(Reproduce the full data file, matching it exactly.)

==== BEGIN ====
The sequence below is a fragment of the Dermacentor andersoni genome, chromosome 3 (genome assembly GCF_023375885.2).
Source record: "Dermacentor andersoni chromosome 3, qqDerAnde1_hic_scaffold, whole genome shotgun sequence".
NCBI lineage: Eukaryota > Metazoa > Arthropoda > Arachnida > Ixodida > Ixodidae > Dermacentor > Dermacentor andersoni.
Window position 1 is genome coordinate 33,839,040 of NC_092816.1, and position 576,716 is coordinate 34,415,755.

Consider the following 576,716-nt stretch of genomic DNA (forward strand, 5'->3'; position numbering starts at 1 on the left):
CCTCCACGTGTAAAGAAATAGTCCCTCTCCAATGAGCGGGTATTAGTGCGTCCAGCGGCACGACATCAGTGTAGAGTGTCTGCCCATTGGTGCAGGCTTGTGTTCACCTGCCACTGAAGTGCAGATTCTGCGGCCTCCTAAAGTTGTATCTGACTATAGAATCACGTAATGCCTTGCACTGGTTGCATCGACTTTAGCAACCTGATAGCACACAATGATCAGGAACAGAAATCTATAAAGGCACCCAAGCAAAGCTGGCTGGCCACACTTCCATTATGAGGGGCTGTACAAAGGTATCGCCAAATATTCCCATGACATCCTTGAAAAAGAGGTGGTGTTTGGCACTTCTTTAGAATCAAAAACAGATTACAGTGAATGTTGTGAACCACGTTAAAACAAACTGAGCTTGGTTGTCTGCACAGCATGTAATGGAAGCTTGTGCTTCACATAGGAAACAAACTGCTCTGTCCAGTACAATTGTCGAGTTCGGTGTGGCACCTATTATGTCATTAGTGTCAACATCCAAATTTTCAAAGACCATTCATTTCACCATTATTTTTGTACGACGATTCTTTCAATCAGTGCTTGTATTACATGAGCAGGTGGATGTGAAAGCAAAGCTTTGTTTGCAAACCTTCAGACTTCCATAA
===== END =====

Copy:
The sequence below is a fragment of the Dermacentor andersoni genome, chromosome 3 (genome assembly GCF_023375885.2).
Source record: "Dermacentor andersoni chromosome 3, qqDerAnde1_hic_scaffold, whole genome shotgun sequence".
NCBI lineage: Eukaryota > Metazoa > Arthropoda > Arachnida > Ixodida > Ixodidae > Dermacentor > Dermacentor andersoni.
Window position 1 is genome coordinate 33,839,040 of NC_092816.1, and position 576,716 is coordinate 34,415,755.

Consider the following 576,716-nt stretch of genomic DNA (forward strand, 5'->3'; position numbering starts at 1 on the left):
CCTCCACGTGTAAAGAAATAGTCCCTCTCCAATGAGCGGGTATTAGTGCGTCCAGCGGCACGACATCAGTGTAGAGTGTCTGCCCATTGGTGCAGGCTTGTGTTCACCTGCCACTGAAGTGCAGATTCTGCGGCCTCCTAAAGTTGTATCTGACTATAGAATCACGTAATGCCTTGCACTGGTTGCATCGACTTTAGCAACCTGATAGCACACAATGATCAGGAACAGAAATCTATAAAGGCACCCAAGCAAAGCTGGCTGGCCACACTTCCATTATGAGGGGCTGTACAAAGGTATCGCCAAATATTCCCATGACATCCTTGAAAAAGAGGTGGTGTTTGGCACTTCTTTAGAATCAAAAACAGATTACAGTGAATGTTGTGAACCACGTTAAAACAAACTGAGCTTGGTTGTCTGCACAGCATGTAATGGAAGCTTGTGCTTCACATAGGAAACAAACTGCTCTGTCCAGTACAATTGTCGAGTTCGGTGTGGCACCTATTATGTCATTAGTGTCAACATCCAAATTTTCAAAGACCATTCATTTCACCATTATTTTTGTACGACGATTCTTTCAATCAGTGCTTGTATTACATGAGCAGGTGGATGTGAAAGCAAAGCTTTGTTTGCAAACCTTCAGACTTCCATAA